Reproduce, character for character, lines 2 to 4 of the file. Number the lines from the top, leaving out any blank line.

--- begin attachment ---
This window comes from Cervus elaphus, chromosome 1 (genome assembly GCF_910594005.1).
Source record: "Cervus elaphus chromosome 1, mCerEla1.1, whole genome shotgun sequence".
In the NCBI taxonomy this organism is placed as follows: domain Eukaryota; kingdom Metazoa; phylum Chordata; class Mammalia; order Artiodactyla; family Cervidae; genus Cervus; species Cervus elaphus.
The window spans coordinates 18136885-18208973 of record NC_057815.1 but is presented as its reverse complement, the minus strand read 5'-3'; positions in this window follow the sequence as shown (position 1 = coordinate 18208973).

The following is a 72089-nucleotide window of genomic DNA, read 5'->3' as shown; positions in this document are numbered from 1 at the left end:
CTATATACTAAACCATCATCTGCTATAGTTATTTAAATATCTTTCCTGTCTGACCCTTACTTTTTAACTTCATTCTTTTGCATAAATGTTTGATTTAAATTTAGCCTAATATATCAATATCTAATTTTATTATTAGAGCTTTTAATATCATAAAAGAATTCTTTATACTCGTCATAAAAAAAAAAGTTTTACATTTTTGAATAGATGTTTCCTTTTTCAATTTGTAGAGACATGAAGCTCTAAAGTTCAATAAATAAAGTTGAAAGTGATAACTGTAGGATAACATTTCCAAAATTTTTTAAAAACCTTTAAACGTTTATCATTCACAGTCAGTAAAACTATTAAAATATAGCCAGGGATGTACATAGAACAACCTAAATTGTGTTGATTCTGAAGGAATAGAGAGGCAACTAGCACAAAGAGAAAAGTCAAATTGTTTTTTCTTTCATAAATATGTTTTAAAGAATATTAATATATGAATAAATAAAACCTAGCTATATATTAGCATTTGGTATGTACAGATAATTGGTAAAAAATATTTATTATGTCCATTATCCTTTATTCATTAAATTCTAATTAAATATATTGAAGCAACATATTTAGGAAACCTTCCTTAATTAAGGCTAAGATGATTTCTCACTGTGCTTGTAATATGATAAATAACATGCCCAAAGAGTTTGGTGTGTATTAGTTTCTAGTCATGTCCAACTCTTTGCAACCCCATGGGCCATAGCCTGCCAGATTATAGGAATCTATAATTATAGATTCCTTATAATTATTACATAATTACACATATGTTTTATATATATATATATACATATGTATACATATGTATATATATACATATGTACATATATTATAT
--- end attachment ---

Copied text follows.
Source record: "Cervus elaphus chromosome 1, mCerEla1.1, whole genome shotgun sequence".
In the NCBI taxonomy this organism is placed as follows: domain Eukaryota; kingdom Metazoa; phylum Chordata; class Mammalia; order Artiodactyla; family Cervidae; genus Cervus; species Cervus elaphus.
The window spans coordinates 18136885-18208973 of record NC_057815.1 but is presented as its reverse complement, the minus strand read 5'-3'; positions in this window follow the sequence as shown (position 1 = coordinate 18208973).